The Australia Day Council of South Australia is calling for nominations for the 2022 Australian of the Year Awards. This encourages all ages to engage in putting South Australia’s best forward to receive national recognition. (Image Source: Australian of the Year Awards Gallery)

By Ashleigh Buck | @ashkbuck

The Australian of the Year Awards acknowledge those who have made a significant contribution to our community. Dating back to 1960, these awards are an important part of our culture and allow us to celebrate the achievements of individuals who consistently go above and beyond for their families and communities.

The awards have become quite a public event in recent years, with the ceremony being televised. Offering an insight into “Australian identity”, they reflect the nations evolving relationship with not only Britain but the world. Inclusive of sport, Australian culture, multiculturalism and Indigenous communities, the award has provided a focal point for the recognition of outstanding achievement.

Many passionate young Australians are forging a future as change-makers, and the awards offer a platform to recognise that. Such was the case with Isobel Marshall, the 2021 Young Australian of the Year.

Isobel is a co-founder of social enterprise, TABOO – a team on a mission to “eradicate period poverty” and her effort through TABOO did not go unnoticed.

“It’s humbling to know that the hard work of our TABOO team has been recognised by the community, media and the Australia Day Council of South Australia since the Young Australian of the Year awards for 2021 were announced,” said Isobel.

“This award has truly changed the trajectory of our social enterprise and has helped us grow towards our mission in a shorter amount of time. 

“We’ve put our heart and soul into ensuring that menstruators all over the globe have access to safe period products, and the appropriate education to deal with their menstrual health, so it’s been incredible to reach so many more ears this year through the awards, sparking the conversion, breaking down the stigma and practically supporting our charity partners.”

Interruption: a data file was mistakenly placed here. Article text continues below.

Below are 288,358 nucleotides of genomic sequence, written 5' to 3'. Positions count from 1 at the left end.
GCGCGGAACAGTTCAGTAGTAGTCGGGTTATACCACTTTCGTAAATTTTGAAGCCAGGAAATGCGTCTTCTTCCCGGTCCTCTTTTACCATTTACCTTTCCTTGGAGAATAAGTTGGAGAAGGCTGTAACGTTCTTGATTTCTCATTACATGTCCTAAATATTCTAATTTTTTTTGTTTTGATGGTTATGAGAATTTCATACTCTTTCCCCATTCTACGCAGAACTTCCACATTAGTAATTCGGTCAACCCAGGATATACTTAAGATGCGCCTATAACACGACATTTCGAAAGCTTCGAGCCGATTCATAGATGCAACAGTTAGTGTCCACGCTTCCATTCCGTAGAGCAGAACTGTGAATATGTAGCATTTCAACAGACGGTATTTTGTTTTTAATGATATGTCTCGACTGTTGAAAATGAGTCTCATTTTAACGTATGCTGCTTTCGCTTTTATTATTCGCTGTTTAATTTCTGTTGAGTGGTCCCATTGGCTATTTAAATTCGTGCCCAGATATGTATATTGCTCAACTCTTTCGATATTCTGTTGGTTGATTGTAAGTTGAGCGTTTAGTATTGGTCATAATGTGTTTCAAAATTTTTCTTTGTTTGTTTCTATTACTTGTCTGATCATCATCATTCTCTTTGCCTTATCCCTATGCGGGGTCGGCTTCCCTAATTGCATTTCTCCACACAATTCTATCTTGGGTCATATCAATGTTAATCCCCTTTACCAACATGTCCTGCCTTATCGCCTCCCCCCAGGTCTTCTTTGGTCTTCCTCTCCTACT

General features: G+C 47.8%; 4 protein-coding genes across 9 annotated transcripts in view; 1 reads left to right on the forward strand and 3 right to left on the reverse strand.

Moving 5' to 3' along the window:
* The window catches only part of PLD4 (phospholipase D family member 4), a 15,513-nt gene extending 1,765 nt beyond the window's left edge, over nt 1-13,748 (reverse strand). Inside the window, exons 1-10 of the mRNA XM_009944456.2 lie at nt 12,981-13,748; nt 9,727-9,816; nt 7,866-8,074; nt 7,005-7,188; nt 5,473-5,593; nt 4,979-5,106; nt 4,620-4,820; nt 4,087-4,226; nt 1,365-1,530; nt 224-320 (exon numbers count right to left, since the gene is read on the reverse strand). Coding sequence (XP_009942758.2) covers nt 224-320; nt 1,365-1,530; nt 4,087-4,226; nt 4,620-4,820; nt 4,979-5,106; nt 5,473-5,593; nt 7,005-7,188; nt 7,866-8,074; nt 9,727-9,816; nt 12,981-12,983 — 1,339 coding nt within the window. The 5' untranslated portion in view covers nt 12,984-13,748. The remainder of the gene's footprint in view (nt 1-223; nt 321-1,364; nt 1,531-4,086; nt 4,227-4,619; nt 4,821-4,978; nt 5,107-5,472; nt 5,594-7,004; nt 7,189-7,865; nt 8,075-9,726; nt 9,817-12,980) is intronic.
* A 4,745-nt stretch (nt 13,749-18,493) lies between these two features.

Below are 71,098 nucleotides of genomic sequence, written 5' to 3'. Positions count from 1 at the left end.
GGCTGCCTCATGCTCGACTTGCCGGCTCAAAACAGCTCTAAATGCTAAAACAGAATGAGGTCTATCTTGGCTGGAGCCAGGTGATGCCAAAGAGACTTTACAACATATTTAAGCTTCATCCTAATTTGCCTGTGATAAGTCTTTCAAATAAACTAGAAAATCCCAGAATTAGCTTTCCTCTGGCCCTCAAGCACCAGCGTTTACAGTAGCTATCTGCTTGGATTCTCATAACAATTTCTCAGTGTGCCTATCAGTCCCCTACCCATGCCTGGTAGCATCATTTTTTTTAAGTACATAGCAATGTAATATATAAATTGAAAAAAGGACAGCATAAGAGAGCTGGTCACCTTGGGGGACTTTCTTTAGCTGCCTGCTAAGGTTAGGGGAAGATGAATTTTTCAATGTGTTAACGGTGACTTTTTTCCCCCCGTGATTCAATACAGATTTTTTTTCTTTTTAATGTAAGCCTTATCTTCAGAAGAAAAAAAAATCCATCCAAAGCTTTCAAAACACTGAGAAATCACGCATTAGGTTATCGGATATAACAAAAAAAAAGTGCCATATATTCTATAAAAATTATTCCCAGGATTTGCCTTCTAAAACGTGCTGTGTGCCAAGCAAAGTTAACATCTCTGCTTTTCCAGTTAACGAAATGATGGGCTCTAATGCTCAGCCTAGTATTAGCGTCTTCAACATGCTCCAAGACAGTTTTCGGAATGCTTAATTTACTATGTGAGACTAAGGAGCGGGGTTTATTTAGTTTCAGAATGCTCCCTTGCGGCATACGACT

As a result of her positive experience, Isobel encourages all young Australians to nominate those they believe are deserving of recognition.

The Australian of the Year awards are held at the National Arboretum in Canberra. This is where nominees from across Australia come to support each other and await the announcement of the winners.

While the event is a place of support and celebration, it is also a place for individuals to express their passions and show their support of bigger issues going on in the world.

During the 2020 award ceremony, nominee for Young Australian of the Year, Madeline Diamond showed her passion for the increasing climate issue, portraying the words “Climate Justice” across her chest.

Causing quite a stir, this inspirational young woman was applauded across multiple social media platforms for her “magnificent message” and strong-willed display to promote a more sustainable way of living to all Australians.

CEO of Australia Day Council of South Australia, Jan Chorley, a spokesperson for the Australian of the Year Awards, expressed the importance of getting all ages involved in this community event, especially the youth of today.

“The Australian of the Year Awards provides four different categories to cater for all walks of life. One of these categories is the Young Australian of the Year Award which is all about celebrating inspiring 16 to 30-year-olds who have accomplished great things.

“Nominating young people in our communities is so important to encourage our young generations to strive for big things and help them along their way to making a positive difference in their homes, communities, or even the globe.

“At the end of the day, our young generations are those who will mould the future so it’s our job to ensure they are supported, encouraged and recognised along the way,” said Jan.

“We all know a person within the community that deserves to be recognised for their outstanding contributions,” said Jan, “These contributions can make an impact on the day to day lives of everyday South Australians or across our nation or globally.”


If you would like to nominate someone, visit australianoftheyear.org.au by Midnight 31 July 2021 to share who they are, what they have achieved and why you would like to see them recognised.

The following are the four categories that a person can be nominated for:

  • Australian of the Year: Celebrating the achievements and contributions of eminent Australians who are role models.
  • Senior Australian of the Year: Recognising Australians aged 65 and over who continue to achieve and make a difference.
  • Young Australian of the Year: Celebrating inspiring 16 to 30-year-olds who have accomplished great things in all walks of life.
  • Australia’s Local Hero: Established in 1999, Australia’s Local Hero acknowledges people making a difference in their local community.